Menopause can be a stressful and confusing time. Just when you thought you had everything in your life under control, your body and mind start to undergo changes. While you can’t stop menopause from happening, you can mitigate the effects with physical activity and proper nutrition. Here are some of the nutritional basics that will help your body and mind stay healthy and active for the long run.
The Need for Calcium and Vitamin D
As women age, the ovaries’ production of estrogen and progesterone starts to slow down, causing the symptoms associated with menopause. In addition to its role in female reproduction, estrogen is also involved with bone metabolism, and lowering levels can cause osteoporosis.
Calcium and vitamin D are necessary nutrients in bone metabolism, and boosting levels can help slow down osteoporosis. Researchers have not yet come to a consensus about how much calcium women need during menopause and beyond, but traditionally recommend 1,200 milligrams per day. Vitamin D is necessary for the body to absorb calcium, and doctors recommend supplementing with 600 IU per day.
Aim to eat two to four servings of calcium-rich food per day, such as dairy products, sardines, canned salmon, broccoli, and legumes. Good dietary sources of vitamin D include fish, fortified dairy products and orange juice, and eggs.
Protein for Muscle Mass
As we age, we start to lose muscle mass, which, when combined with osteoporosis, can put menopausal women at higher risk of falls and fractures. Dieticians recommend eating one gram of protein per pound of body weight per day for women over the age of 50 to maintain muscle mass. Spread protein intake throughout the day rather than eating it all in one meal, as research shows this to be a more efficient way to build muscle.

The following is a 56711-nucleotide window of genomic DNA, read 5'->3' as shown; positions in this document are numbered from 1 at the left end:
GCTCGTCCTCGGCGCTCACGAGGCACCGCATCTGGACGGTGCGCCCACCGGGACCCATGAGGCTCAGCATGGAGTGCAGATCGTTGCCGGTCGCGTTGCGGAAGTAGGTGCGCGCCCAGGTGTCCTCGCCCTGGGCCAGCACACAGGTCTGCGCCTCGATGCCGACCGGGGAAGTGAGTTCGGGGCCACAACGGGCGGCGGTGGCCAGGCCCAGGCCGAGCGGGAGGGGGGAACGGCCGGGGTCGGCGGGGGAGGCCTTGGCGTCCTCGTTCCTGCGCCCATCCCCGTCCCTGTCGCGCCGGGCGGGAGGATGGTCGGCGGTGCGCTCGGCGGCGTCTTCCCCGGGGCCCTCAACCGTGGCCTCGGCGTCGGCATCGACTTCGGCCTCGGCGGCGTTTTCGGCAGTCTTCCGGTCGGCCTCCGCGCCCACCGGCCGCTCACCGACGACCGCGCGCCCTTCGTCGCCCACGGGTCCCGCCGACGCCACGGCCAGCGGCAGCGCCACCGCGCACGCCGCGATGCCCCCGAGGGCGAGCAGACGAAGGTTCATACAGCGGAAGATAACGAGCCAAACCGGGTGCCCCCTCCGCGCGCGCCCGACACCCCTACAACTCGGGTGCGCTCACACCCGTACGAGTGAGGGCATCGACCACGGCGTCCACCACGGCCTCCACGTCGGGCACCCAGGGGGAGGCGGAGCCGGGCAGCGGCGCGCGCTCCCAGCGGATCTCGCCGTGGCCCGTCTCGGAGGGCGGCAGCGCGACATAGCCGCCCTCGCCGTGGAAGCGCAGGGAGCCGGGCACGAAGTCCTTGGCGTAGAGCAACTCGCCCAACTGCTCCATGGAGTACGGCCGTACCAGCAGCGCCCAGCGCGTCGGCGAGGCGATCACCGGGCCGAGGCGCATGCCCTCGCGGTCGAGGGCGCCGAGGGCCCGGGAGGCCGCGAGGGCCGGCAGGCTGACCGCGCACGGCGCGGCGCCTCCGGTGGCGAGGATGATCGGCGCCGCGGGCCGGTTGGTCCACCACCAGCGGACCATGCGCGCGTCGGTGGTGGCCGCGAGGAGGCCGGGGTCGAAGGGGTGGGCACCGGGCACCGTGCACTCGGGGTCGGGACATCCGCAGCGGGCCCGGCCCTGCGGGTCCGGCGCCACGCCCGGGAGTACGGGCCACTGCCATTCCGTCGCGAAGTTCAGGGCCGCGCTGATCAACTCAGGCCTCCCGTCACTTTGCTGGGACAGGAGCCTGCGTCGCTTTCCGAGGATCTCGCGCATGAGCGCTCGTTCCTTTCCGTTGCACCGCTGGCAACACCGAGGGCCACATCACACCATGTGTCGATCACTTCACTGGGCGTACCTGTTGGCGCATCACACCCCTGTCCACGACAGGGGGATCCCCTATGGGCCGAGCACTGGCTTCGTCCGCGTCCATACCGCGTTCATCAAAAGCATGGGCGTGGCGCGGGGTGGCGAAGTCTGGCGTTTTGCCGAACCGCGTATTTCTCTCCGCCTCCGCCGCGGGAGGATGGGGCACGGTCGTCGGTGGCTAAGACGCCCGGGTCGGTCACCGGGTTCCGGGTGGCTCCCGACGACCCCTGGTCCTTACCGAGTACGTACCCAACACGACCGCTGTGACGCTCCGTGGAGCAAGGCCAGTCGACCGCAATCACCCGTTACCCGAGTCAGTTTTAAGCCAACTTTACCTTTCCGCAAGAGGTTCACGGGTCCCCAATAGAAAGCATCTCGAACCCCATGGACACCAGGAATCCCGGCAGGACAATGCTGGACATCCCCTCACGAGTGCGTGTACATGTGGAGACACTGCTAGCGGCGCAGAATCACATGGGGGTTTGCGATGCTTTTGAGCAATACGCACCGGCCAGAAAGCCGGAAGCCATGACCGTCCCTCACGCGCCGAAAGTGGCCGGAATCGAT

Some good sources of dietary protein are lean beef, skinless chicken breast, low-fat Greek yogurt, soybeans, and eggs.
Cut Down on Sugar and Salt
Excess sugar and salt aren’t good for anyone, regardless of their age or gender, but as we enter menopause, avoiding them becomes even more important. Estrogen helps keep blood vessels healthy and flexible, and as levels fall as menopause approaches, the risk of cardiovascular disease increases. Increased intake of salt is associated with high blood pressure, so limiting intake can take some of the burden off the heart.
Eating too much added sugar can not only add unwanted weight, but can also put us at higher risk for cardiovascular disease. The American Heart Association recommends that women eat less than 100 calories of added sugar per day, which is about six teaspoons.
Healthy Foods Are Whole Foods
A diet rich in fruits and vegetables and low in unprocessed foods will go a long way toward keeping you healthy and vibrant for years to come. By focusing on the foods discussed above, you can keep your menopause symptoms at bay as well, making you feel as good as you look.